HONG KONG (Reuters) - A court in Hong Kong on Thursday sentenced a pro-democracy activist and former lawmaker, Ted Hui, to 3 1/2 years in jail for "criminal contempt" after he failed to show up for trial in several criminal cases.
Hui, 40, fled Hong Kong in December 2020, several months after China imposed a sweeping national security law punishing offences like subversion and foreign collusion with possible life imprisonment.
In a judgment posted online, Judge Andrew Chan outlined how Hui had deceived the court with false documents in late 2020 to have travel restrictions lifted and to "evade criminal proceedings".
Hui went overseas after he was allowed to travel and did not return, eventually settling in Australia.
Hui had been facing criminal charges in several cases at the time, including perverting the course of justice, access to a computer with dishonest intent, and alleged criminal damage.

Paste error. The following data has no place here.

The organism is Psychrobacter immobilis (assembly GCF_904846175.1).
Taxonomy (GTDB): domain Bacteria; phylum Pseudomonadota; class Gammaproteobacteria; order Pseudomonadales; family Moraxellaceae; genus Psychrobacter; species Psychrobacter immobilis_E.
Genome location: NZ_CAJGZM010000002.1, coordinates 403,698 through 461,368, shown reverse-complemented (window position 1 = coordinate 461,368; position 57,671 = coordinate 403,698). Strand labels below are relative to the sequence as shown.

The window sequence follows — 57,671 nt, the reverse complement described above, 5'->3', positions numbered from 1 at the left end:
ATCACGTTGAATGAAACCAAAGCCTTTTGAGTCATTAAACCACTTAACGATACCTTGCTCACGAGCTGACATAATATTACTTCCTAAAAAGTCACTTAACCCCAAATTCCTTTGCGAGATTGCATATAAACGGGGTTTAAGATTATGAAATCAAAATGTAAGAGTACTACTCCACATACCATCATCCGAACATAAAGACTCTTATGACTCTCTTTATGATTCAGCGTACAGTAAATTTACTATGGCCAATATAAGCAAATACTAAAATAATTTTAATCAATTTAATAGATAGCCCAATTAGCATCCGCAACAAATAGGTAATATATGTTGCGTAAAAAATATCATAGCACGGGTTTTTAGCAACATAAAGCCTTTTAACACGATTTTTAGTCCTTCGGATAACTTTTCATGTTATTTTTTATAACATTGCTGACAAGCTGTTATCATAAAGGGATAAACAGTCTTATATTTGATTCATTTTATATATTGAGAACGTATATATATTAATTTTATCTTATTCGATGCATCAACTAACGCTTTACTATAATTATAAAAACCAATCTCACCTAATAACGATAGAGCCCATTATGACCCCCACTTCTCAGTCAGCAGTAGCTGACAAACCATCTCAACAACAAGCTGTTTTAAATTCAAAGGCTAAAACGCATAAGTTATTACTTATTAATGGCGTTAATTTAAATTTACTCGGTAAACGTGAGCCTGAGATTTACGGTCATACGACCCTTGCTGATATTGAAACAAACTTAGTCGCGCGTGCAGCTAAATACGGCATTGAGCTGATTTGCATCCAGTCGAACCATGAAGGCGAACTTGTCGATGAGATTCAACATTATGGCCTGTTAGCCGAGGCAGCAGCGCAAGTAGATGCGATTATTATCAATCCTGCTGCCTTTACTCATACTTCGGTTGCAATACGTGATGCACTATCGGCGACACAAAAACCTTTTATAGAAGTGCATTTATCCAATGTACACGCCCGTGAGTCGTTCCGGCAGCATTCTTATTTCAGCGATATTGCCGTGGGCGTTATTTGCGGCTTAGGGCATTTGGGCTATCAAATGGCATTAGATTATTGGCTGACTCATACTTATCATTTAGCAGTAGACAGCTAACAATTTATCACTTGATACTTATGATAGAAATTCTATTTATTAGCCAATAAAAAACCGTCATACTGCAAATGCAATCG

"The deception was carefully orchestrated by the respondent (Hui) with the consequences that public confidence in the administration of justice had been greatly undermined," wrote Chan, who had found Hui guilty on four counts of contempt of court in June.
Hui was among dozens of democrats who took part in an unofficial primary election in August 2020, that was later deemed illegal by authorities. Forty seven of these democrats were arrested in early 2021 for alleged conspiracy to commit subversion that could see them jailed for life.
Legal proceedings are ongoing, with many of the democrats detained and denied bail ahead of the trial.
In a social media post on Thursday, Hui described the sentence and criminal proceedings against him as "contemptible".
"After the National Security Law came into effect in Hong Kong, the courts in Hong Kong have been reduced to become courts of the (Chinese) Communist Party. Political trials, and sentencing against dissent has become the norm in Hong Kong," Hui wrote.
More than 200 people have been arrested for alleged violations of the national security law since 2020.
Hong Kong and Chinese authorities say the national security law has restored stability to Hong Kong after mass pro-democracy protests in 2019, and that the judiciary remains independent.
(Reporting by James Pomfret and Jessie Pang; Editing by Raju Gopalakrishnan)